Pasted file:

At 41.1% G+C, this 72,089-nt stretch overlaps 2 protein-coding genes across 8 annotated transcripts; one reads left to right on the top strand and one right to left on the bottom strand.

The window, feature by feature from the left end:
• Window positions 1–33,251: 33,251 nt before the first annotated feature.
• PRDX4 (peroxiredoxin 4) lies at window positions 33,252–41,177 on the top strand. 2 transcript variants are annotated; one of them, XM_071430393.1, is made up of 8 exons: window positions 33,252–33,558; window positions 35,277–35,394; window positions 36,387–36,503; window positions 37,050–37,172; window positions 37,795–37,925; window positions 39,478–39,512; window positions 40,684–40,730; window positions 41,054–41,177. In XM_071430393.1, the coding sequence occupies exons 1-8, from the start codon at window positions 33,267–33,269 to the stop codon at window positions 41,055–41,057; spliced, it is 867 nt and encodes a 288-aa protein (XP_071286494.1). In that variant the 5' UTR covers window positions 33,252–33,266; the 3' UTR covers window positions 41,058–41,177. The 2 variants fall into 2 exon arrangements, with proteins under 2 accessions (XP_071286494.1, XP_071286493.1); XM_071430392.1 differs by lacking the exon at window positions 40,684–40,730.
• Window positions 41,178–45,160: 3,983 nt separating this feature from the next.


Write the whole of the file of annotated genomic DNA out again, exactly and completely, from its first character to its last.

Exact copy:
At 41.1% G+C, this 72,089-nt stretch overlaps 2 protein-coding genes across 8 annotated transcripts; one reads left to right on the top strand and one right to left on the bottom strand.

The window, feature by feature from the left end:
• Window positions 1–33,251: 33,251 nt before the first annotated feature.
• PRDX4 (peroxiredoxin 4) lies at window positions 33,252–41,177 on the top strand. 2 transcript variants are annotated; one of them, XM_071430393.1, is made up of 8 exons: window positions 33,252–33,558; window positions 35,277–35,394; window positions 36,387–36,503; window positions 37,050–37,172; window positions 37,795–37,925; window positions 39,478–39,512; window positions 40,684–40,730; window positions 41,054–41,177. In XM_071430393.1, the coding sequence occupies exons 1-8, from the start codon at window positions 33,267–33,269 to the stop codon at window positions 41,055–41,057; spliced, it is 867 nt and encodes a 288-aa protein (XP_071286494.1). In that variant the 5' UTR covers window positions 33,252–33,266; the 3' UTR covers window positions 41,058–41,177. The 2 variants fall into 2 exon arrangements, with proteins under 2 accessions (XP_071286494.1, XP_071286493.1); XM_071430392.1 differs by lacking the exon at window positions 40,684–40,730.
• Window positions 41,178–45,160: 3,983 nt separating this feature from the next.